PNP nabs Chinese Pogo exec, ex-soldier for alleged kidnapping

A Chinese national working for a Philippine offshore gaming operators (Pogo) and a former military man were arrested for allegedly kidnapping two Chinese workers who wanted to leave the gaming company.
According to reports from the Philippine National Police’s Anti-Kidnapping Group (PNP-AKG), the suspects, identified as Zhu Li, who acted as a Pogo supervisor; and Julius Gangan, a former army officer, were nabbed in an operation in Clark, Pampanga, on Feb. 24.
Rescued from the hotel room at the Fontana Leisure Park were victims identified as Chenger Qiang and Zhuang Song Qin.
The rescue came after friends of the victims sought assistance from authorities.
Both victims worked for the Shidaiken Technology Corporation but eventually wanted to leave as early as October 2019, due to demands not addressed by their employers.
However, Zhu, Gangan and another Chinese national reportedly kidnapped the victims from their hotel rooms in Makati City.
During the operation of the PNP-AKG’s Luzon field unit, Gangan was caught watching over the victims. He eventually disclosed the location of Zhu, who was at a nearby hotel.
Reports from police said that the abductors were demanding a ransom of RMB150,000 or over P1 million.
Investigators also said that the victims, who were detained for two days, bore signs of abuse, such as wounds and other marks on their bodies.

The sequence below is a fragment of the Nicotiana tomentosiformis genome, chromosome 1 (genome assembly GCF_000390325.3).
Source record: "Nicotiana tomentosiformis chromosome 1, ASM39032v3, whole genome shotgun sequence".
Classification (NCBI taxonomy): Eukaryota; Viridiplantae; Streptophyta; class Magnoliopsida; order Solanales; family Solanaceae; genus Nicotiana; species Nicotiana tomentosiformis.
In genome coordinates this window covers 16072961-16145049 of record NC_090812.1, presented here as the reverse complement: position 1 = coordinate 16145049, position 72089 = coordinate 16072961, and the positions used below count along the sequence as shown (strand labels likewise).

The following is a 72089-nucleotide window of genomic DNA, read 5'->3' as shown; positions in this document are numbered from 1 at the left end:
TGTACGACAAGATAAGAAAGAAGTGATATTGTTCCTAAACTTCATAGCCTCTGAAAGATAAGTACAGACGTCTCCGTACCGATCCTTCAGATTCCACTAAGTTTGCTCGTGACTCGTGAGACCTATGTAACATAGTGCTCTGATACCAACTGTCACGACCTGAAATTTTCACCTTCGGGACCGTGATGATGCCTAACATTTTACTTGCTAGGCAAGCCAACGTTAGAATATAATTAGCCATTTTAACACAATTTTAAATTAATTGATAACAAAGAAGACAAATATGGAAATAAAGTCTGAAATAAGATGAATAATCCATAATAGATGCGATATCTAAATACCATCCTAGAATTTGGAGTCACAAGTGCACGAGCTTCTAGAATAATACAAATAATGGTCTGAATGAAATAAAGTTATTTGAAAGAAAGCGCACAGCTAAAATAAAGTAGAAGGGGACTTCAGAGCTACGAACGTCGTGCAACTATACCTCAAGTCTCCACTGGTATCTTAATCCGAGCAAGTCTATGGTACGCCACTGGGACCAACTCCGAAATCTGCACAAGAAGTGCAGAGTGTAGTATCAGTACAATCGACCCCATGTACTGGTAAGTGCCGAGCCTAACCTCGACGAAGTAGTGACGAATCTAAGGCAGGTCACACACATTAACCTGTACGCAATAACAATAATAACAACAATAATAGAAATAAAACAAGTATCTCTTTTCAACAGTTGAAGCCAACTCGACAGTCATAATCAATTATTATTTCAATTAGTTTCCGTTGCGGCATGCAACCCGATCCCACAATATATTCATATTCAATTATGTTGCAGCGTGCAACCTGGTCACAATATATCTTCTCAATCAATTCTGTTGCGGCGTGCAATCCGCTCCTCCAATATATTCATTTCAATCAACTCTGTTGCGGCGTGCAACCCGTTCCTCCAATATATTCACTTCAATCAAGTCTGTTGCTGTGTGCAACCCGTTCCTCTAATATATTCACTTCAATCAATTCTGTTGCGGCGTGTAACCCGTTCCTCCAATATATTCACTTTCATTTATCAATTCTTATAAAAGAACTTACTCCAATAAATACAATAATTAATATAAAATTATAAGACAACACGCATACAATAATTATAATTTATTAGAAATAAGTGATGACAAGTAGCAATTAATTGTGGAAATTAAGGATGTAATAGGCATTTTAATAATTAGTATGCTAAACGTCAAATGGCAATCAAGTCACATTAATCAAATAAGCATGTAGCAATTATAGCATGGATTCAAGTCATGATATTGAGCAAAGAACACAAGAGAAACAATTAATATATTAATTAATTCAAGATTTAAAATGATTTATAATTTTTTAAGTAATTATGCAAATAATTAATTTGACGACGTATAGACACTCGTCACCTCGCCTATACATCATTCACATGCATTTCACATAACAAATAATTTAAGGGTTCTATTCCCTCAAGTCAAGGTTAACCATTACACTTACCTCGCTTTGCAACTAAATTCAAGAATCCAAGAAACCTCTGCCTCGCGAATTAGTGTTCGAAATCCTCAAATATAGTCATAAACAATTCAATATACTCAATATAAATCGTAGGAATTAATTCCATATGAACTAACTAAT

A .45-caliber Armscor pistol was recovered from Gangan’s sling bag, along with two magazines with six bullets each, two handcuffs, a knife, and a gun holster.
A Toyota Alphard, which the victims claimed was used by the suspects to transport them from Makati to Pampanga, was also recovered at the hotel parking lot.

Abu Sayyaf demands P30M for 5 Indonesian fishermen

Homegrown terror group Abu Sayyaf is demanding a ransom of P30 million for five Indonesian fishermen held captive by the group for more than a month.
Lt. Gen. Cirilito Sobejana, chief of Western Mindanao Command, said that government troops in Sulu intercepted information about the ransom demand.
Sobejana said the captors called the fishing company, where the five Indonesians worked, to relay the demand, noting that a Filipino serving as the fishing company’s liaison is aware of the demand.
The five Indonesians were snatched in waters off Lahad Datu in Sabah, Malaysia, on Jan. 15 by a group reportedly led by a certain Bong.
They were brought to Sulare Island, part of Sulu’s Parang town located some 16 kilometers from the Sulu mainland, where the captives were handed over to another group, reportedly led by a certain Abu Mike.
The five Indonesian captives were identified as Riswanto Bin Hayono, Edi Bin Lawalopo, La Baa, Arizal Kastamiran and Arshad Bin Dahlan Juragan.
Sobejana said that the military would stick to its long-standing policy of paying no ransom.
A sixth victim held by the group was identified as Dr. Daniel Moreno, a Jolo-based physician who was abducted on Feb. 4.
Abu Sayyaf is notorious for committing kidnappings, often inflicting harm on its victims if ransom demands are not met.
The group is able to stay active despite major offensives against it by the military.

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